Tuesday Group Update by Barbara Lancey
It's quite a while since my last update, but the ladies of the Tuesday Group have continued to meet monthly (except for the August break!) and a good time was had by all at the Garden Party in July, thanks to our wonderful host, Caroline Millington! Sadly, during the August break, our dear friend, Angie Sutton, passed away. She had been a member of the Tuesday Group for many years, and served on the committee until quite recently. Angie's tireless support for the group helped to make it what it is today.
September saw thirty plus attending the meeting to be treated to a magnificent presentation by 'Mistress Agnes' (aka Janet Few, History Interpreter) in full costume entitled 'Ducking Stools, Dissenters, Debtors and Drunks!' — she certainly gave a very frank and detailed account of crime and punishment and law enforcement of the 17th century with the help of slides and some very realistic props!
Mistress Agnes graphically explained that during this period 85% of criminals caught were men, and only 15% were women usually for lesser crimes. The rising population, increased poverty and political turmoil were some of the factors responsible for rising crime during that period, which ranged from murder and treason to assault, poaching, and even calling people names! Smuggling was almost seen as a 'respectable' crime, romantic, exciting even, especially when someone such as the Lord of the Manor was in on the act! Crimes against the Church, such as not attending, blasphemy, or heresy, could be punishable by a fine or even death. There were Acts of Parliament to make life difficult for those not of the Church of England persuasion! Brothel keeping was frowned upon, and suicide was a crime. Men would control the behaviour of their wives or daughters, who could be punished for nagging, moaning or gossiping! One such punishment was to wear a 'scold' — a metal frame around the head so fitted to prevent a woman talking — and she would be paraded and ridiculed in the street.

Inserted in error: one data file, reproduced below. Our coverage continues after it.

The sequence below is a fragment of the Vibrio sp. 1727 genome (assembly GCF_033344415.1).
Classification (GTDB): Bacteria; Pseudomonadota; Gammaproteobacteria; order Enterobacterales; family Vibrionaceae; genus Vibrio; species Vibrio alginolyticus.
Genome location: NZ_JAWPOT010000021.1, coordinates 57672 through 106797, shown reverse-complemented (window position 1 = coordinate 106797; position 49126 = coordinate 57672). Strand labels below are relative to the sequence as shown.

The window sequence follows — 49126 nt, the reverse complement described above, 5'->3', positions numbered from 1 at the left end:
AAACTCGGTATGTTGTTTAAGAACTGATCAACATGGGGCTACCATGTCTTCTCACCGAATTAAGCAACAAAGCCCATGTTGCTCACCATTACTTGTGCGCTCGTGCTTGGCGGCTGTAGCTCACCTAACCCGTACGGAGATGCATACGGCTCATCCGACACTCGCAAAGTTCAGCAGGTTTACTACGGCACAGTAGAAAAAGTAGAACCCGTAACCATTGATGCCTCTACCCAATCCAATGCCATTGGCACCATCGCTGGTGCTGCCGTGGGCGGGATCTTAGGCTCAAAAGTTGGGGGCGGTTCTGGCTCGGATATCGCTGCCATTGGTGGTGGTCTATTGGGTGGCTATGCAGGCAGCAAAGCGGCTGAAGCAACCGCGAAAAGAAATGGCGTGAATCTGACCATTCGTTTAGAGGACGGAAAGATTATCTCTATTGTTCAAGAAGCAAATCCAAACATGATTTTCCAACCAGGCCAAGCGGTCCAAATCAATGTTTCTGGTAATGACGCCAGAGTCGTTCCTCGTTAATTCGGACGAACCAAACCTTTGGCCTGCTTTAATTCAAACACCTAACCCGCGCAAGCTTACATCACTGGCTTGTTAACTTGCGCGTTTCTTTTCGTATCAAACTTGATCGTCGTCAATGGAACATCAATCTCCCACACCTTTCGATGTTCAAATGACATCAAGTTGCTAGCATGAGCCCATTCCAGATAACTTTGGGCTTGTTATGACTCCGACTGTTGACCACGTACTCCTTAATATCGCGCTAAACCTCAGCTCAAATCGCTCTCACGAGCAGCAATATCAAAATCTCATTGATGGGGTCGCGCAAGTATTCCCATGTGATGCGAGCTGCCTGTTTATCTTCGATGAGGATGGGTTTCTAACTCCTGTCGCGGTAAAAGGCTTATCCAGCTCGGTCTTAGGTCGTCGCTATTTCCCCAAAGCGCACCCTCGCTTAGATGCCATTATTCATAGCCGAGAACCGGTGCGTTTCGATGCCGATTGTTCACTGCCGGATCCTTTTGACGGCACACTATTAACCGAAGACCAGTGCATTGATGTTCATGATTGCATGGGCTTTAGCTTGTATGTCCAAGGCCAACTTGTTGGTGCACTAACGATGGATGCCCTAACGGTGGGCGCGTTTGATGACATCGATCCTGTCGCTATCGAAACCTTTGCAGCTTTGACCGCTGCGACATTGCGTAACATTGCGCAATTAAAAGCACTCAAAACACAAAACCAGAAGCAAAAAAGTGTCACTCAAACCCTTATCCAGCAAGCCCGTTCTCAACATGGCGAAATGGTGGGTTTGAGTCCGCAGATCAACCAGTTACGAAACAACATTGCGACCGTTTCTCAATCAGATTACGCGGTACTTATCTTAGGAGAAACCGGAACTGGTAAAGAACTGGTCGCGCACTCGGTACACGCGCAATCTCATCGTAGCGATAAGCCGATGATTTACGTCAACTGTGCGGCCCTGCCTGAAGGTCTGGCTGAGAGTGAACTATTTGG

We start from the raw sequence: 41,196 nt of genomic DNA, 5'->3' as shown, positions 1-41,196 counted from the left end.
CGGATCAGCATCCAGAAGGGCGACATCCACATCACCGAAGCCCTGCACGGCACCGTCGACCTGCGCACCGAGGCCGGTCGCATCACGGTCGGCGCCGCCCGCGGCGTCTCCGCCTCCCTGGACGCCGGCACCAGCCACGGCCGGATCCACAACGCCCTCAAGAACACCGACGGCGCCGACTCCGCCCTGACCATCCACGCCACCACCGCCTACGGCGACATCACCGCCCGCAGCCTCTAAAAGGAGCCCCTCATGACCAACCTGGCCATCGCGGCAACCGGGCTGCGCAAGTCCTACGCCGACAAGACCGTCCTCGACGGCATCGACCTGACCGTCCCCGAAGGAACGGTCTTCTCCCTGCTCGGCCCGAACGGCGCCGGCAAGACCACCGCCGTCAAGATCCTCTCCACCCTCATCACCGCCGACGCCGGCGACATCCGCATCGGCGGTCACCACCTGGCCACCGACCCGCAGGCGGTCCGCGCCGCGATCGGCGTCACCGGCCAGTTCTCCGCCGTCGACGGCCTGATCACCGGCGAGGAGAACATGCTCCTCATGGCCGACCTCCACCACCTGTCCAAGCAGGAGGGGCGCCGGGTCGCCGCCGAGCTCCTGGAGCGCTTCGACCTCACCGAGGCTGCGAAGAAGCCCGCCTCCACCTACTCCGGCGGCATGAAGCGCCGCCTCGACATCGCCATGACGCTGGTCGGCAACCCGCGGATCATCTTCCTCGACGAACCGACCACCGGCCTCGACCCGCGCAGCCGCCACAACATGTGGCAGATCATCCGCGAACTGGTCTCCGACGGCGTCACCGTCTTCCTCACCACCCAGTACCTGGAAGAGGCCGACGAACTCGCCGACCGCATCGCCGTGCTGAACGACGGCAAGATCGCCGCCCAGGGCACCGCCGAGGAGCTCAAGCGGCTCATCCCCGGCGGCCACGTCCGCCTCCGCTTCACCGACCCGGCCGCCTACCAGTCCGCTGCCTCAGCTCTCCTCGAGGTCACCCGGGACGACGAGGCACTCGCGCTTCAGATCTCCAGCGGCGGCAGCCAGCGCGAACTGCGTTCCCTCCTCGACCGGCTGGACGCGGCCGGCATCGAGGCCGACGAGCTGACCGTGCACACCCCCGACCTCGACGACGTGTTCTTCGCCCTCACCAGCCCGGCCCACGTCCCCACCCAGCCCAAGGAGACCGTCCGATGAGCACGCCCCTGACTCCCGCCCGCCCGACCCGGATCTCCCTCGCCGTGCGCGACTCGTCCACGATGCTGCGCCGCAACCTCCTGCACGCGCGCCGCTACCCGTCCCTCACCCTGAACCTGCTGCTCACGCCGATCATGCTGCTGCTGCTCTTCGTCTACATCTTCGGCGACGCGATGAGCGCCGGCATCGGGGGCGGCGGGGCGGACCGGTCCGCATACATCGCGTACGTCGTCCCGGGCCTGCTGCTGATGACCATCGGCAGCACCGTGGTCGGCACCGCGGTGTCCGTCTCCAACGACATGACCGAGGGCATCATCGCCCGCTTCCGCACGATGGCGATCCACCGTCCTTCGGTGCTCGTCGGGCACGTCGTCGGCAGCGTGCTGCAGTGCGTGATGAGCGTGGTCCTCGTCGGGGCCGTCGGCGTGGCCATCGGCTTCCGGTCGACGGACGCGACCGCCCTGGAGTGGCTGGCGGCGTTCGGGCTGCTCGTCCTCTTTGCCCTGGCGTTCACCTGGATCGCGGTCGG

Mistress Agnes continued by explaining the many and varied offences and the punishments meted out, such as the pillory (a type of stocks) for being drunk in the street, fines for profanity, ducking stool for gossiping, whipping through the street for vagrancy. Prison was rarely a punishment, usually just a holding place while awaiting trial. The exception to this was the debtors prison. Capital punishment for such as murder or treason usually meant men being hung drawn and quartered, while women would be hung, but if they 'pleaded the belly' (were pregnant), this would be postponed until after the baby was born! Some criminals could be shipped overseas, usually well looked after on route so they could be sold once they reached their destination. Other law enforcers were the Parish Constable, official thief takers (like bailiffs today), watchmen and sergeants and the militia. There were Manorial, Ecclesiastical and Secular courts, depending on the crime. There was, of course, a strong belief in witchcraft in the 17th century, usually borne out of looking for someone to blame for something. Suspected witches were never 'ducked', however, or burnt, but were put in the water with their wrists and ankles tied together, and if they floated they were a witch and would then be hung!
Having thanked Mistress Agnes for what we all agreed was such a brilliant and thought provoking presentation, final notices were given and refreshments served!
The Tuesday Group is a ladies social group drawing from Drayton, Curry Rivel, Muchelney, Fivehead, Langport and beyond, and meets on the third Tuesday each month at 7.30 pm in the Drayton Village Hall. Annual membership is only £10, or come and try for a guest fee of just £2.50 per meeting. For further information please contact either Barbara Lancey on 01458 252657, email email@example.com, or Aideen Roche on 01458 252022, email firstname.lastname@example.org.
Drayton Village Hall
St Andrew's Church
URC Chapel, Wiltown